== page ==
A further four people were arrested at a protest in the Wentworth Hills in Tasmania's Central Highlands on Monday, halting forestry activity at the site in a further escalation of protests against native forest harvesting.
It follows the arrest of two protesters at Artec's woodchip mill two weeks ago, three arrests in Wentworth Hills on February 1 and multiple arrests at protests in the Eastern Tiers late last year, including of Bob Brown himself.
The Bob Brown Foundation has been targeting Sustainable Timber Tasmania forestry operations in Wentworth Hills since late-January, including eight days of protests. Campaign organiser Erik Hayward said the native forests were more valuable if left alone.
"If left standing these forests will continue to provide essential habitat to sustain endangered species," he said. "Left standing the ancient eucalypts in the forests will continue capturing carbon in their soils hold intrinsic and priceless value as undisturbed and fascinating forests."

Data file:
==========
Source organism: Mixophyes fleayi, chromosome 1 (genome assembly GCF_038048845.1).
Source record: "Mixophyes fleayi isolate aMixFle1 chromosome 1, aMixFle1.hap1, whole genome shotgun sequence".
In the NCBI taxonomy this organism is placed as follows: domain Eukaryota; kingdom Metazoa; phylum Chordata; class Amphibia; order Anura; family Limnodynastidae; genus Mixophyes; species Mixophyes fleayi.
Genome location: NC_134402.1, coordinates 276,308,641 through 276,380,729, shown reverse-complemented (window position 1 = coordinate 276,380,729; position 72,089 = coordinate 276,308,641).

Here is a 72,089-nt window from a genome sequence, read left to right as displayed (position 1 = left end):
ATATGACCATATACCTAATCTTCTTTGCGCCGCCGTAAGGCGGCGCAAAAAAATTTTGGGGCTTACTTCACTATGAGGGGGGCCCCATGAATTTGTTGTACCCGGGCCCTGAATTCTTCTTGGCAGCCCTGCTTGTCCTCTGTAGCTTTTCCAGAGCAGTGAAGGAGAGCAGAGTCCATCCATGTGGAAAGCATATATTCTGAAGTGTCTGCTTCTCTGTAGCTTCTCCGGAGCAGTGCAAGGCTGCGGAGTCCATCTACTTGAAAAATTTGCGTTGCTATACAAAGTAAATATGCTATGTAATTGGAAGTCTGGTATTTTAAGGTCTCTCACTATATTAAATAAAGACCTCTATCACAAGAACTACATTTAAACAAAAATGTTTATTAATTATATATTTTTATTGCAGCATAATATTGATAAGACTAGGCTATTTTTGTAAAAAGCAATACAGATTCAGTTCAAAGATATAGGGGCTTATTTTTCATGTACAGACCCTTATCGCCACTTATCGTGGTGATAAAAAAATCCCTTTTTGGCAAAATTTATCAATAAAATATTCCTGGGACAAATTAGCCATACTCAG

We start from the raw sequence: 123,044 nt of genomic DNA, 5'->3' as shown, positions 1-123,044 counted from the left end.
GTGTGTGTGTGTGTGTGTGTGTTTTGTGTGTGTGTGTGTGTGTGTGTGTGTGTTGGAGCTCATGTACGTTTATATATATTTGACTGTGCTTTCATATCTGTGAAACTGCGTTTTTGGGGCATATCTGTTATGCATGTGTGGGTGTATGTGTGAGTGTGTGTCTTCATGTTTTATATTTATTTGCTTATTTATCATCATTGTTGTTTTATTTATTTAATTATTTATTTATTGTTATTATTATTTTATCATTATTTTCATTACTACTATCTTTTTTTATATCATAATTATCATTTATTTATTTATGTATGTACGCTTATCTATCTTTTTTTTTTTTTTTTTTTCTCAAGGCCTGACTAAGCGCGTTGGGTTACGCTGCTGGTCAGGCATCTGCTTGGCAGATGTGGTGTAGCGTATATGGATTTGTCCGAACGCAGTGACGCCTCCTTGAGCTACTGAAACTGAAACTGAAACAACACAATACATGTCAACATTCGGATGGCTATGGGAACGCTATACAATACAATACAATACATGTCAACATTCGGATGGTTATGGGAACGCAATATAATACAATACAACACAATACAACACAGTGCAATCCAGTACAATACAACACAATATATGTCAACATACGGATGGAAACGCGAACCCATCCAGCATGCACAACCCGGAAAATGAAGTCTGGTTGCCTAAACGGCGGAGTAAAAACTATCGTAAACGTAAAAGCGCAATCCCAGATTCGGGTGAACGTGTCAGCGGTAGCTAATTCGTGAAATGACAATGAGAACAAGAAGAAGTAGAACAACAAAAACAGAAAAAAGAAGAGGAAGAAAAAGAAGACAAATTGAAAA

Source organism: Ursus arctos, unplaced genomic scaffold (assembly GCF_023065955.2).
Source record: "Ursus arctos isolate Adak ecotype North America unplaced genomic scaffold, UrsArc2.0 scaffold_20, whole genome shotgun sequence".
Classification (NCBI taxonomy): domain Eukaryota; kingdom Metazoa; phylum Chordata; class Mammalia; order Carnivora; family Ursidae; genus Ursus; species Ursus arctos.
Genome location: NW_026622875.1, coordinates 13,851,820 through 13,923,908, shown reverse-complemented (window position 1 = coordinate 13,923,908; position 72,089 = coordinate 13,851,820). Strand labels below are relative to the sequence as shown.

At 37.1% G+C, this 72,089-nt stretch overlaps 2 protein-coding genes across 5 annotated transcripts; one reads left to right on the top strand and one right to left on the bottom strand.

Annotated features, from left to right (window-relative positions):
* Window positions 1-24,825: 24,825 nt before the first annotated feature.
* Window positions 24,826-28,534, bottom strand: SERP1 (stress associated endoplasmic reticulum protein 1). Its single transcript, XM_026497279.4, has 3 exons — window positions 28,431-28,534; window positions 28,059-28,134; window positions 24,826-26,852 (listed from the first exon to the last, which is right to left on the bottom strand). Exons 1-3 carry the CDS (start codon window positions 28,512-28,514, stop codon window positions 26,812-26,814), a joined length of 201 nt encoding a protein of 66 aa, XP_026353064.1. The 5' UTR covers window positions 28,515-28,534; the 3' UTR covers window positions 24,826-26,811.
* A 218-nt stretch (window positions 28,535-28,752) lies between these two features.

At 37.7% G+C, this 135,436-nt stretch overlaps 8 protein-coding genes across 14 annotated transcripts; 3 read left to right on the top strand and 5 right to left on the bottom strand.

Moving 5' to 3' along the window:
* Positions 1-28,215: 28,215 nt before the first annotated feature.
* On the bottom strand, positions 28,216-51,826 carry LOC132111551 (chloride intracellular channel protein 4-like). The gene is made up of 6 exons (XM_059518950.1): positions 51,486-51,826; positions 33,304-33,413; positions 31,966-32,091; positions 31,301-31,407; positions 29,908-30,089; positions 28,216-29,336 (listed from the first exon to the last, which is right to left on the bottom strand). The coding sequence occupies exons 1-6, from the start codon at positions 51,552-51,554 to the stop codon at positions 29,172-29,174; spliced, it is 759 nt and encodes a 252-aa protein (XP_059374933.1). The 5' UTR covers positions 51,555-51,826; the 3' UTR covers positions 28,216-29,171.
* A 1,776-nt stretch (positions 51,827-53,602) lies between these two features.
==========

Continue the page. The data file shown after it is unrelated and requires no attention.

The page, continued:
Resources Minister Guy Barnett said the protests were occurring on Permanent Timber Production Zone land, which was set aside for harvesting by both houses of parliament.
"We support the right to protest peacefully but dangerous actions are unacceptable and at a time when we desperately need to protect jobs and regional economies," he said. "This is a perfect example of why workplace protection laws are needed in Tasmania."
The BBF's attempt to have the Tasmanian Regional Forest Agreement ruled invalid failed in the Federal Court last month, but an appeal seems likely in the High Court.
An audit, released last year, found STT had "improperly harvested old growth" under Forest Stewardship Council rules, and had not been identifying old growth as having high conservation values.
STT chief executive officer Steve Whiteley said their focus was on doing a "selective log".
"In terms of old growth, a lot of it is around single specimens rather than old growth forest. We're looking to modify our processes to retain those trees in the landscape where we can do it safely," he said.
But Wilderness Society Tasmania campaign manager Tom Allen said plantation forest could fill demand for timber and woodchips.
"There is absolutely zero need or benefit in destroying Tassie's ancient and superlative high conservation value native forests that provide a direct and continuous link with the Gondwanan era," he said.